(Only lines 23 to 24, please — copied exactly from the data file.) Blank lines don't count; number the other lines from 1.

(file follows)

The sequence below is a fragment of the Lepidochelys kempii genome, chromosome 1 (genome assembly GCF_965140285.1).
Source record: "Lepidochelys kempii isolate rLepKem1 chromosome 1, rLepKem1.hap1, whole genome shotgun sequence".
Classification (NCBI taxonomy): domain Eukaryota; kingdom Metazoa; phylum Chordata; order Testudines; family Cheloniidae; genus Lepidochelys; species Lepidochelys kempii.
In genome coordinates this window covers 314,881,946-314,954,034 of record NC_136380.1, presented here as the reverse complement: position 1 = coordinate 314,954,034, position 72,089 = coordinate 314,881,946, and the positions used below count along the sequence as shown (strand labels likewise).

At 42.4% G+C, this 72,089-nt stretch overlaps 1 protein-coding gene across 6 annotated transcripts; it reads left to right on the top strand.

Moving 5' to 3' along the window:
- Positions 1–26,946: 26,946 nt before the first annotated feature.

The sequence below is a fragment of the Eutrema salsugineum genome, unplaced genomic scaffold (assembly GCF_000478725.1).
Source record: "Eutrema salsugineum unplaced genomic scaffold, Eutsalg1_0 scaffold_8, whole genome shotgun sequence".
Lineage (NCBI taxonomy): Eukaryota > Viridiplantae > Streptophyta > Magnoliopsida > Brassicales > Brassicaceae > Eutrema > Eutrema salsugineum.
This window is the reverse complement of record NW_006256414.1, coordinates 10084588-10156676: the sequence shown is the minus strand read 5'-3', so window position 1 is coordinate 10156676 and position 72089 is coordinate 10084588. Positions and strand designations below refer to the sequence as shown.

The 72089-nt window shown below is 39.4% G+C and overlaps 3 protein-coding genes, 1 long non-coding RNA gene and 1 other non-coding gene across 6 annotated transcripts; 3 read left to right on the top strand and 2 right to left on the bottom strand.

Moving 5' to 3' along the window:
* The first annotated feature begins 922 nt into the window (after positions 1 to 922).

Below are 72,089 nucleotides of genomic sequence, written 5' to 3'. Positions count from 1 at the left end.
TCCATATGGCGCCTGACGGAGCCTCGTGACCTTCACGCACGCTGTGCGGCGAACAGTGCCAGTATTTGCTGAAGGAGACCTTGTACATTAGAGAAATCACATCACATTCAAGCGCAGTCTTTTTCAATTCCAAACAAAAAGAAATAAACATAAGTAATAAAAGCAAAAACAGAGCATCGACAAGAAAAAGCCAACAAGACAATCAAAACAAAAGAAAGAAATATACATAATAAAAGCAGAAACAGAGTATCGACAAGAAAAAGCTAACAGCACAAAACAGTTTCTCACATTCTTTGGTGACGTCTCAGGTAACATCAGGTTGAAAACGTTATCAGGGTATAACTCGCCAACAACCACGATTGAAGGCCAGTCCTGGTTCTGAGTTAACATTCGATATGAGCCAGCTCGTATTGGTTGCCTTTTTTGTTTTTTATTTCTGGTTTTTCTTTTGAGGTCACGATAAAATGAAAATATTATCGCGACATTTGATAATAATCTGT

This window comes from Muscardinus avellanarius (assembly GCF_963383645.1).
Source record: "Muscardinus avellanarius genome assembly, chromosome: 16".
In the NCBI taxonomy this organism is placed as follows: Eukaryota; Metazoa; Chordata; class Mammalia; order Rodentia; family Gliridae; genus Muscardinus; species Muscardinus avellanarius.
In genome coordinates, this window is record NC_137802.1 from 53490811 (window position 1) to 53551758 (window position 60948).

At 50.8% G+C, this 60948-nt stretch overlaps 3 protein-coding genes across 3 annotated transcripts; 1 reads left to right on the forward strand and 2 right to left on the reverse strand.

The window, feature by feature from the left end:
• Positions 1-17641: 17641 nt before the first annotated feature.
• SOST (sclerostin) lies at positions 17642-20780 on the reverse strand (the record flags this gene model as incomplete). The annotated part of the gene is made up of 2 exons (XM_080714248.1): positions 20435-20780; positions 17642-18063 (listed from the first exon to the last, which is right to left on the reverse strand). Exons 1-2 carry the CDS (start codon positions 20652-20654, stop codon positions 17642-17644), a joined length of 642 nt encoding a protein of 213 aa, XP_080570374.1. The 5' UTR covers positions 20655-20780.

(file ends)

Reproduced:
• Positions 1-17641: 17641 nt before the first annotated feature.
• SOST (sclerostin) lies at positions 17642-20780 on the reverse strand (the record flags this gene model as incomplete). The annotated part of the gene is made up of 2 exons (XM_080714248.1): positions 20435-20780; positions 17642-18063 (listed from the first exon to the last, which is right to left on the reverse strand). Exons 1-2 carry the CDS (start codon positions 20652-20654, stop codon positions 17642-17644), a joined length of 642 nt encoding a protein of 213 aa, XP_080570374.1. The 5' UTR covers positions 20655-20780.